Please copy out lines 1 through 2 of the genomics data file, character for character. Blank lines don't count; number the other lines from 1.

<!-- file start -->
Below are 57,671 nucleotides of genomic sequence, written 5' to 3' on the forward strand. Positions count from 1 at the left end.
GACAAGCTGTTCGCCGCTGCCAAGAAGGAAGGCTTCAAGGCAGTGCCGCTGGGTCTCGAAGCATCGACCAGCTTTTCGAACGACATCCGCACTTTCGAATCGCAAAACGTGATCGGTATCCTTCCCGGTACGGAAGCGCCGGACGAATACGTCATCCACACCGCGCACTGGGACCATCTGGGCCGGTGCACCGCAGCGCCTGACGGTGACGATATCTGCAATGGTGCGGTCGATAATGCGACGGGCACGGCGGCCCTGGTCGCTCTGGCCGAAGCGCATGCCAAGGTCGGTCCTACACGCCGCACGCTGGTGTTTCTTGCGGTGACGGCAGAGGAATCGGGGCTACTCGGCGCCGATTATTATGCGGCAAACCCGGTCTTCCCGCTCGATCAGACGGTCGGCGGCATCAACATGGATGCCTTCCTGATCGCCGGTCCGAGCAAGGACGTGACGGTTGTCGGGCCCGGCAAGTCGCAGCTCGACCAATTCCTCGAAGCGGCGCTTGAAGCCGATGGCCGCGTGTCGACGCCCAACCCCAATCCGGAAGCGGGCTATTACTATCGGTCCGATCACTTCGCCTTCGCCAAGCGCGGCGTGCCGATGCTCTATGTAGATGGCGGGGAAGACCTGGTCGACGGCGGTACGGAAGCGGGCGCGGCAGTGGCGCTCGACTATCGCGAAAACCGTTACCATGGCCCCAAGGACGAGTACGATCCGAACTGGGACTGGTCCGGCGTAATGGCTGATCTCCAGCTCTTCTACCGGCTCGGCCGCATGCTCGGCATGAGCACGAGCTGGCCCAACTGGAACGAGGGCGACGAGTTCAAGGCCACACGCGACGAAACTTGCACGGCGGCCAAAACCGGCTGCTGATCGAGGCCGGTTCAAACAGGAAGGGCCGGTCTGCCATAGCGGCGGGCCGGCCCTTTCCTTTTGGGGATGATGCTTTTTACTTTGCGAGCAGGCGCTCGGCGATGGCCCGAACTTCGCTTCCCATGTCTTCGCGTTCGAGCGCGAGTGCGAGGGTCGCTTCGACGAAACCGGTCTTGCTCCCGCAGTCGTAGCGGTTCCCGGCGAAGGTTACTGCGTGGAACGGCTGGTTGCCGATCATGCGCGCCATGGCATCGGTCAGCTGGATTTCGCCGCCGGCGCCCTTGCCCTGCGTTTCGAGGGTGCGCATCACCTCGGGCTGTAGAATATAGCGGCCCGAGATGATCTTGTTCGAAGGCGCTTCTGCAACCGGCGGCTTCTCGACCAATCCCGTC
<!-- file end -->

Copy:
Below are 57,671 nucleotides of genomic sequence, written 5' to 3' on the forward strand. Positions count from 1 at the left end.
GACAAGCTGTTCGCCGCTGCCAAGAAGGAAGGCTTCAAGGCAGTGCCGCTGGGTCTCGAAGCATCGACCAGCTTTTCGAACGACATCCGCACTTTCGAATCGCAAAACGTGATCGGTATCCTTCCCGGTACGGAAGCGCCGGACGAATACGTCATCCACACCGCGCACTGGGACCATCTGGGCCGGTGCACCGCAGCGCCTGACGGTGACGATATCTGCAATGGTGCGGTCGATAATGCGACGGGCACGGCGGCCCTGGTCGCTCTGGCCGAAGCGCATGCCAAGGTCGGTCCTACACGCCGCACGCTGGTGTTTCTTGCGGTGACGGCAGAGGAATCGGGGCTACTCGGCGCCGATTATTATGCGGCAAACCCGGTCTTCCCGCTCGATCAGACGGTCGGCGGCATCAACATGGATGCCTTCCTGATCGCCGGTCCGAGCAAGGACGTGACGGTTGTCGGGCCCGGCAAGTCGCAGCTCGACCAATTCCTCGAAGCGGCGCTTGAAGCCGATGGCCGCGTGTCGACGCCCAACCCCAATCCGGAAGCGGGCTATTACTATCGGTCCGATCACTTCGCCTTCGCCAAGCGCGGCGTGCCGATGCTCTATGTAGATGGCGGGGAAGACCTGGTCGACGGCGGTACGGAAGCGGGCGCGGCAGTGGCGCTCGACTATCGCGAAAACCGTTACCATGGCCCCAAGGACGAGTACGATCCGAACTGGGACTGGTCCGGCGTAATGGCTGATCTCCAGCTCTTCTACCGGCTCGGCCGCATGCTCGGCATGAGCACGAGCTGGCCCAACTGGAACGAGGGCGACGAGTTCAAGGCCACACGCGACGAAACTTGCACGGCGGCCAAAACCGGCTGCTGATCGAGGCCGGTTCAAACAGGAAGGGCCGGTCTGCCATAGCGGCGGGCCGGCCCTTTCCTTTTGGGGATGATGCTTTTTACTTTGCGAGCAGGCGCTCGGCGATGGCCCGAACTTCGCTTCCCATGTCTTCGCGTTCGAGCGCGAGTGCGAGGGTCGCTTCGACGAAACCGGTCTTGCTCCCGCAGTCGTAGCGGTTCCCGGCGAAGGTTACTGCGTGGAACGGCTGGTTGCCGATCATGCGCGCCATGGCATCGGTCAGCTGGATTTCGCCGCCGGCGCCCTTGCCCTGCGTTTCGAGGGTGCGCATCACCTCGGGCTGTAGAATATAGCGGCCCGAGATGATCTTGTTCGAAGGCGCTTCTGCAACCGGCGGCTTCTCGACCAATCCCGTC